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December 5, 2004 - The Providence Journal, The (RI)

Activist: Treatment, Not Prison, Beats Drugs

Former Addict Mary Barr Joins Two ACI Officials In A Panel Discussion Focused On Helping Female Users Recover

By Cathleen F. Crowley

Return to Drug War News: Don't Miss Archive

PROVIDENCE -- Mary Barr, a former cocaine addict, shook hands with two prison officials from the Rhode Island Adult Correctional Institutions and thanked them for coming.

But as she walked away, Barr said, "I want their jobs to be obsolete."

Barr, who lives in New Jersey, has been arrested 41 times and imprisoned in three different states. Now she has overcome her addiction, and is lobbying to eliminate criminal sentences for drug users. Prison destroys women and their families, she said.

Cindy Drake, deputy warden of the ACI's women's division, and Teresa Foley, the ACI's rehabilitation coordinator, argued that prison can help drug users.

The women were part of a panel discussion on Thursday titled "In Harms Way: Women and the War on Drugs." The event was sponsored by Rhode Island Students for Sensible Drug Policy, a coalition of Brown and University of Rhode Island students who believe drug abuse should be treated as a health problem, not a criminal offense.

The speakers cited national statistics showing women are the fastest-growing, and least violent, segment of the nation's prison population. From 1995 to 2002, the number of female prisoners rose 5.2 percent, compared to a 3.5-percent increase among male prisoners.

Prison doesn't work, Barr said. Most drug offenders are released and re-offend. Their families suffer too, she said.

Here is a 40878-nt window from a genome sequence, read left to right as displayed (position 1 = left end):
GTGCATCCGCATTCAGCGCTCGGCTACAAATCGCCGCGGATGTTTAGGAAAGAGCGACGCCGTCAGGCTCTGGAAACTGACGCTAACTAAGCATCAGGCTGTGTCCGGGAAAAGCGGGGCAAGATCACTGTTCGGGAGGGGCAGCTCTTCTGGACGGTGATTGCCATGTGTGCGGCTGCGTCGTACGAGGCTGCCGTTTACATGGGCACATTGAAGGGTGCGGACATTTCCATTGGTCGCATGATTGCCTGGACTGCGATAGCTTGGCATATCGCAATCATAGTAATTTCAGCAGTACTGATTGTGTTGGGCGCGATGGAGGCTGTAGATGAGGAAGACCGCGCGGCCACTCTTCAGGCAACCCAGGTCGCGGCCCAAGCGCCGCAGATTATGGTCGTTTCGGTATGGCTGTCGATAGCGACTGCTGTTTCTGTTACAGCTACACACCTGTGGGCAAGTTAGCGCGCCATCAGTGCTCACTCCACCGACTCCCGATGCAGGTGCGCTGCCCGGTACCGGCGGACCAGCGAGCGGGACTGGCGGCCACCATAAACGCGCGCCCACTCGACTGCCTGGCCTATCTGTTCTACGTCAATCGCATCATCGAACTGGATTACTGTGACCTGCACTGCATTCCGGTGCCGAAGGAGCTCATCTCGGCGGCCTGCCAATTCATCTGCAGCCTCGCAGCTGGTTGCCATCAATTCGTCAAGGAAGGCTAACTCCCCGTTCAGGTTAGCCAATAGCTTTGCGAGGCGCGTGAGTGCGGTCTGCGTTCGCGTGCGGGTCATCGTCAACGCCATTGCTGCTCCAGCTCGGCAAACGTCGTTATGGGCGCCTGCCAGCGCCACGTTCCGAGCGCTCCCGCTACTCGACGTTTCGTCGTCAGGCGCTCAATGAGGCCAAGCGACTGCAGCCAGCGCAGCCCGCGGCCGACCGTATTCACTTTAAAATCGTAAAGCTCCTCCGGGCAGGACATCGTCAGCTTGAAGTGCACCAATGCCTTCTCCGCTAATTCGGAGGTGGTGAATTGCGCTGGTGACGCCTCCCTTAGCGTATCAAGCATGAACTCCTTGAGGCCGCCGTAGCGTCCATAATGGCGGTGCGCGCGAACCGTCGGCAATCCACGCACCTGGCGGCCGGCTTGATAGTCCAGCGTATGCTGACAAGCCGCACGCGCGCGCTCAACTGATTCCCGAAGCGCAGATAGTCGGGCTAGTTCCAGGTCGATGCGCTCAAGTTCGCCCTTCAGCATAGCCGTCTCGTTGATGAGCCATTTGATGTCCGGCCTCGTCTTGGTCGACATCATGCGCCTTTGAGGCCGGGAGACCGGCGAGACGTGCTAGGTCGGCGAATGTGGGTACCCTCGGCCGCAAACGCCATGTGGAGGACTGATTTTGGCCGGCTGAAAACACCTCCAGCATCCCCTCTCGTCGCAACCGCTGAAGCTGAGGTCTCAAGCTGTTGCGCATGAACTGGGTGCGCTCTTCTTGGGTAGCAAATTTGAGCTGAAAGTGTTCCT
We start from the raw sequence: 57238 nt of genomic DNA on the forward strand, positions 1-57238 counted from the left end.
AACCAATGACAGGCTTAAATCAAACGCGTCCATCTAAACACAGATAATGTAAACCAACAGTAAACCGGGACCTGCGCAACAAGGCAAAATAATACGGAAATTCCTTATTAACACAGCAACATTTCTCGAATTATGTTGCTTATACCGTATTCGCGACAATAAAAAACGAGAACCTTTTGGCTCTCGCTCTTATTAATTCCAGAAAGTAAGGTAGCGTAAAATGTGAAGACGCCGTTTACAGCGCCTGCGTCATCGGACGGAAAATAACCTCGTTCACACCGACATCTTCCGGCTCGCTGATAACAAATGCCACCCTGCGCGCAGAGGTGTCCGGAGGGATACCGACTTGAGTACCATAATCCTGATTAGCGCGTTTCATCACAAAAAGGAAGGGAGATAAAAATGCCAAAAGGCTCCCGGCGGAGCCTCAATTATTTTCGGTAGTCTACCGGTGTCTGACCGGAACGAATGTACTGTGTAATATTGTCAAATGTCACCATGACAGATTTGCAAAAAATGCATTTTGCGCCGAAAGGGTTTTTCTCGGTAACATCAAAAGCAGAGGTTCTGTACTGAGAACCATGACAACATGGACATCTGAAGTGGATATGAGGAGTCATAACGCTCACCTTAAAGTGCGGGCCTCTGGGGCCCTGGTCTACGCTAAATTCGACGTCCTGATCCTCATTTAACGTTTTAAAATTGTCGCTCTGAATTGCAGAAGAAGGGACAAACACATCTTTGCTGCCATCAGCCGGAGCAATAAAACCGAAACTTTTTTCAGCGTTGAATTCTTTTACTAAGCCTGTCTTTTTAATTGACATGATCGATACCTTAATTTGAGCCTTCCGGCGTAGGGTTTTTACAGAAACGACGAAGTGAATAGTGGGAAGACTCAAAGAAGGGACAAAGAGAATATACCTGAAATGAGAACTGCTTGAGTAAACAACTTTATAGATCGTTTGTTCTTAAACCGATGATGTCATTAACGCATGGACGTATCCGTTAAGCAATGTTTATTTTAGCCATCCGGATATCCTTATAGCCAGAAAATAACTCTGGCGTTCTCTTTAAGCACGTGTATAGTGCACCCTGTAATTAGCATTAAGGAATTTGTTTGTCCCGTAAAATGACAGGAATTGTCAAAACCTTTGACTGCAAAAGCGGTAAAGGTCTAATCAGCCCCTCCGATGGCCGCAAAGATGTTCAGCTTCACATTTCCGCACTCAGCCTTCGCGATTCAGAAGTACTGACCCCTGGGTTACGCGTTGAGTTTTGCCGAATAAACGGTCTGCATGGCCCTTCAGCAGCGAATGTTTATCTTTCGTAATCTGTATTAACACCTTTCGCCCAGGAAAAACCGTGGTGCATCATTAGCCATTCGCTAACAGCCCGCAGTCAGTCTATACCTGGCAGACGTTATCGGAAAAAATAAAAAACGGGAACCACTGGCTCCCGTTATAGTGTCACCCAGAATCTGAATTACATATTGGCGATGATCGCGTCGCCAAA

"Fifty percent of kids who have incarcerated parents wind up incarcerated or in an addiction," she said.

Barr's four children were taken from her when she admitted to authorities that she was a drug addict and needed help, she said.

"It left me with no anchor. It left me heartbroken," Barr said.

Drug treatment and education are the solutions, she said.

But Foley said some inmates have told her that jail saved them.

"They are grateful a lot of the time that they bump up against the law to stop them from their addictions," she said.

Like the rest of the nation, Rhode Island's prison saw a large increase in female prisoners in the 1980s when mandatory minimum drug sentencing was enacted. In the 1970s, the women were housed in a single trailer. Today, there are about 200 women spread out in several buildings at the ACI.

About 12 percent of the female prisoners are sentenced for drug offenses, 26 percent are there for violent crimes, and 59 percent committed nonviolent crimes, Drake said. Many of the nonviolent offenders were caught shoplifting and prostituting to pay for drugs.

The average age of the female inmates is 35.

Yet the number of female prisoners at the ACI has held steady at 200 since 1992, unlike the rest of the country, where the female prison population climbed sharply.

Drake and Foley attributed the plateau to intensive treatment programs and reentry planning at the prison.

"We learned to start with them on the day they are committed," Drake said.

Prison officials aggressively recruited drug-treatment agencies and social service agencies from outside the prison. Representatives from those groups meet with prisoners in the ACI and make plans for them after their release. The prison also offers treatment, education and mentoring.

"They would be in drug treatment all day, every day, if I could," Drake said.

The recidivism rate at the ACI is about 50 percent. Drake and Foley said the rate drops to about 33 percent among the female prisoners who participate in the programs, although they cautioned that the programs aren't old enough to accurately determine recidivism.

Barr commended the Rhode Island prison officials for their work, but still, she said women would be better off in treatment and with their families.

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